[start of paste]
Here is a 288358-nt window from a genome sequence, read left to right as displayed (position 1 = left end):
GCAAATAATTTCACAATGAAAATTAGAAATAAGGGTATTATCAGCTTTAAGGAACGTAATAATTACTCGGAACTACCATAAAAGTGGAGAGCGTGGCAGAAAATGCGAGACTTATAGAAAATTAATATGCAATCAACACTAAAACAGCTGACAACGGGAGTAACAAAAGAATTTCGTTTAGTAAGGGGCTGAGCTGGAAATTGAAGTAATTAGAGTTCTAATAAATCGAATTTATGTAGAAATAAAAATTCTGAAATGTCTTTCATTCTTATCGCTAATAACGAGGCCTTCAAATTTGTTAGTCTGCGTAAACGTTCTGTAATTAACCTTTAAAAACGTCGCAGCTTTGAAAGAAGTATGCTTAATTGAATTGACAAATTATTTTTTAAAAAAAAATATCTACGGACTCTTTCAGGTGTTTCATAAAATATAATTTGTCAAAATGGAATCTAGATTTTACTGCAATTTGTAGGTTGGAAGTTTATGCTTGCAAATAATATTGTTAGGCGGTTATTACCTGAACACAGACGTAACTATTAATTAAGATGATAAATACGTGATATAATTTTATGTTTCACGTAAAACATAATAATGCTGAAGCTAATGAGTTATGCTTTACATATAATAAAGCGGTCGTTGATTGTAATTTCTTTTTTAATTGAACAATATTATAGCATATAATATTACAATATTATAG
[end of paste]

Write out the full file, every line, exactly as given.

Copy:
Here is a 288358-nt window from a genome sequence, read left to right as displayed (position 1 = left end):
GCAAATAATTTCACAATGAAAATTAGAAATAAGGGTATTATCAGCTTTAAGGAACGTAATAATTACTCGGAACTACCATAAAAGTGGAGAGCGTGGCAGAAAATGCGAGACTTATAGAAAATTAATATGCAATCAACACTAAAACAGCTGACAACGGGAGTAACAAAAGAATTTCGTTTAGTAAGGGGCTGAGCTGGAAATTGAAGTAATTAGAGTTCTAATAAATCGAATTTATGTAGAAATAAAAATTCTGAAATGTCTTTCATTCTTATCGCTAATAACGAGGCCTTCAAATTTGTTAGTCTGCGTAAACGTTCTGTAATTAACCTTTAAAAACGTCGCAGCTTTGAAAGAAGTATGCTTAATTGAATTGACAAATTATTTTTTAAAAAAAAATATCTACGGACTCTTTCAGGTGTTTCATAAAATATAATTTGTCAAAATGGAATCTAGATTTTACTGCAATTTGTAGGTTGGAAGTTTATGCTTGCAAATAATATTGTTAGGCGGTTATTACCTGAACACAGACGTAACTATTAATTAAGATGATAAATACGTGATATAATTTTATGTTTCACGTAAAACATAATAATGCTGAAGCTAATGAGTTATGCTTTACATATAATAAAGCGGTCGTTGATTGTAATTTCTTTTTTAATTGAACAATATTATAGCATATAATATTACAATATTATAG